I started in the toy business about ten years ago. At that time, in that store location, there was an entire WALL of puzzles ranging in piece count from 25 to 1000+, plus a nice, big spinning display of chunky puzzles, peg puzzles, etc. Puzzles were an everyday item back then. Meaning, pretty much everyday we sold a puzzle. Parents and grandparents snatched up the latest designs and appreciated the wide variety of art and style that our puzzle selection offered.
Now, flash forward ten years and puzzles seem to have lost their allure. Not in the toy business. Trust me, there isn't a shortage of companies to buy clever puzzles from, but it is with hesitation that I bring in a new line of puzzles or devote too much shelf space to this seemingly has-been educational toy. What was once a go-to item for 2nd, 3rd, and 4th birthdays now induces a glazed over look on the faces of our shoppers. The only thing we can deduce is that puzzles aren't flashy enough. Even sound puzzles don't bring much excitement. Everyone seems to be afraid that the recipient will not be wildly thrilled, blown over with excitement at the unwrapping. If we are being honest, they probably won't. Because well-meaning parents have spread the word that Jr's favorite thing right now is TMJT or Doc McStuffins or some other licensed character. No one wants to be THAT AUNT-the one who gives the educational toy. The one without the newest Disney princess on it. But... THAT AUNT will be the one receiving the genuine, heartfelt thanks a few weeks down the road when the dinosaur chunky puzzle becomes a storybook prop or the pieces become inhabitants of a block habitat or a spring board into a NEW obsession. Won't all the other moms be impressed when Jr can rattle off the spelling of Pachycephalosaurus all because THAT AUNT dared to buy a puzzle instead of a Disney-character-covered whatever? Be THAT AUNT or uncle or mom or grandpa. Give a puzzle and give a world of open-ended opportunity for play that won't fade away as quickly as Nick Jr can change the morning TV lineup.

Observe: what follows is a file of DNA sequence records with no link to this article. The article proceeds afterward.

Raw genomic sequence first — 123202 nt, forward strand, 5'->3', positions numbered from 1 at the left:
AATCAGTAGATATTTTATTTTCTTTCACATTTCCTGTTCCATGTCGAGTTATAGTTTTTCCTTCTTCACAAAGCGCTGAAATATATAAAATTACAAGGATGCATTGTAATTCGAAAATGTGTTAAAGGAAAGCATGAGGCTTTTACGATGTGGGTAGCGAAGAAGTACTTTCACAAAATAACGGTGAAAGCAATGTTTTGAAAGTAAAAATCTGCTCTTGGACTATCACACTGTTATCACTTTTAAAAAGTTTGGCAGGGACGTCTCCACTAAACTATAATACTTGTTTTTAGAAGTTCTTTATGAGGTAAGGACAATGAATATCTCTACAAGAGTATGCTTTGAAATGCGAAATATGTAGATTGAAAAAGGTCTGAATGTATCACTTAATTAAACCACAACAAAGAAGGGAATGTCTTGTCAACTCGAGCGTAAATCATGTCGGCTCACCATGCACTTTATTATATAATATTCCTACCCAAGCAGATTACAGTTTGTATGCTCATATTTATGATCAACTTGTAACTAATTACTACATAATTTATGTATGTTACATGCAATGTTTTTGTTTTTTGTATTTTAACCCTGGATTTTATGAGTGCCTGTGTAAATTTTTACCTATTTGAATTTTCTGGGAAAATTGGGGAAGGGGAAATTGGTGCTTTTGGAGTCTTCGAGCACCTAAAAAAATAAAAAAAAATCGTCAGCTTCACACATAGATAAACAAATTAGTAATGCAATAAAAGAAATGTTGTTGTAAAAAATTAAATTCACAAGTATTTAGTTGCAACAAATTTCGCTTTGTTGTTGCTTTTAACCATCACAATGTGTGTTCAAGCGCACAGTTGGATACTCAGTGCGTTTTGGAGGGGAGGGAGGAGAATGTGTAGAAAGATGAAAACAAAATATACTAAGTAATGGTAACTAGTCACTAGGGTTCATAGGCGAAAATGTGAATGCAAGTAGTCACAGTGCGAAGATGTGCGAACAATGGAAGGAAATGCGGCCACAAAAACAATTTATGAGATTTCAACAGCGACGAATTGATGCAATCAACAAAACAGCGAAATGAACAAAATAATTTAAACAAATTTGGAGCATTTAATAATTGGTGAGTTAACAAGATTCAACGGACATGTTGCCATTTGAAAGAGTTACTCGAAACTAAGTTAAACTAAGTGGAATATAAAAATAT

But don't take my word for it. I JUST sell toys, right? Listen to these local experts. Preschool teachers and therapists wouldn't steer you wrong.
Puzzles are perfect for promoting the development of cognitive skills such as problem solving, reasoning, and spacial awareness. They assist in building fine motor skills as well. Professionally, I use puzzles with my clients to assist in learning basic language concepts, categories, responding to why questions, and increasing vocabulary. At home, my three kids play with puzzles in countless different ways because they are just plain FUN!
With all the apps, educational games, and other learning devices vying for our children’s attention it may be tempting to think that our world has outgrown the need for puzzles, but as a preschool teacher let me tell you we have not.